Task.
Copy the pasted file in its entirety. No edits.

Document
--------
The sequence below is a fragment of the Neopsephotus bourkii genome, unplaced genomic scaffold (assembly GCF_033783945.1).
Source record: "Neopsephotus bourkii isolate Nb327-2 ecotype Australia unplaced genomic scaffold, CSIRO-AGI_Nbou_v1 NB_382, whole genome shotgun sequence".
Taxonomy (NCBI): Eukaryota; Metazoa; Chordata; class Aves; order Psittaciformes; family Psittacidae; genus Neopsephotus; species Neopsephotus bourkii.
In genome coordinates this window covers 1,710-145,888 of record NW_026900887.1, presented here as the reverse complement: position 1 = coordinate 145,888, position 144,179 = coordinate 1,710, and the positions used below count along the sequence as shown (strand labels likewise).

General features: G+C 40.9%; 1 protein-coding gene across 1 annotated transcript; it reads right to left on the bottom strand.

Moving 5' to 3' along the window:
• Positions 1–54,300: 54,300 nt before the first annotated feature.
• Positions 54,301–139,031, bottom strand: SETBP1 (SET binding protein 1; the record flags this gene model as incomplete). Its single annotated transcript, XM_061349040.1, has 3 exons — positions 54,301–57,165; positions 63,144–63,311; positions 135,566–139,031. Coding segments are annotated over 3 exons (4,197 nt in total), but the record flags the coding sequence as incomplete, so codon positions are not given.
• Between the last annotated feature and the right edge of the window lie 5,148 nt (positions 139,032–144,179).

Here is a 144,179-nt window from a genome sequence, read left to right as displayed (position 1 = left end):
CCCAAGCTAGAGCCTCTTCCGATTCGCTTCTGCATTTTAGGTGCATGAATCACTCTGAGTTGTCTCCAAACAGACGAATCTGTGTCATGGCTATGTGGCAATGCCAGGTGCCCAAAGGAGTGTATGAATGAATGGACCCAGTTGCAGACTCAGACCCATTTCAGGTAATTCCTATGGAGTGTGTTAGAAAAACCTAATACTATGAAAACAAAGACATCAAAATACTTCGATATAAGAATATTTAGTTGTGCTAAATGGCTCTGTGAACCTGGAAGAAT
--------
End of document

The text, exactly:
The sequence below is a fragment of the Neopsephotus bourkii genome, unplaced genomic scaffold (assembly GCF_033783945.1).
Source record: "Neopsephotus bourkii isolate Nb327-2 ecotype Australia unplaced genomic scaffold, CSIRO-AGI_Nbou_v1 NB_382, whole genome shotgun sequence".
Taxonomy (NCBI): Eukaryota; Metazoa; Chordata; class Aves; order Psittaciformes; family Psittacidae; genus Neopsephotus; species Neopsephotus bourkii.
In genome coordinates this window covers 1,710-145,888 of record NW_026900887.1, presented here as the reverse complement: position 1 = coordinate 145,888, position 144,179 = coordinate 1,710, and the positions used below count along the sequence as shown (strand labels likewise).

General features: G+C 40.9%; 1 protein-coding gene across 1 annotated transcript; it reads right to left on the bottom strand.

Moving 5' to 3' along the window:
• Positions 1–54,300: 54,300 nt before the first annotated feature.
• Positions 54,301–139,031, bottom strand: SETBP1 (SET binding protein 1; the record flags this gene model as incomplete). Its single annotated transcript, XM_061349040.1, has 3 exons — positions 54,301–57,165; positions 63,144–63,311; positions 135,566–139,031. Coding segments are annotated over 3 exons (4,197 nt in total), but the record flags the coding sequence as incomplete, so codon positions are not given.
• Between the last annotated feature and the right edge of the window lie 5,148 nt (positions 139,032–144,179).

Here is a 144,179-nt window from a genome sequence, read left to right as displayed (position 1 = left end):
CCCAAGCTAGAGCCTCTTCCGATTCGCTTCTGCATTTTAGGTGCATGAATCACTCTGAGTTGTCTCCAAACAGACGAATCTGTGTCATGGCTATGTGGCAATGCCAGGTGCCCAAAGGAGTGTATGAATGAATGGACCCAGTTGCAGACTCAGACCCATTTCAGGTAATTCCTATGGAGTGTGTTAGAAAAACCTAATACTATGAAAACAAAGACATCAAAATACTTCGATATAAGAATATTTAGTTGTGCTAAATGGCTCTGTGAACCTGGAAGAAT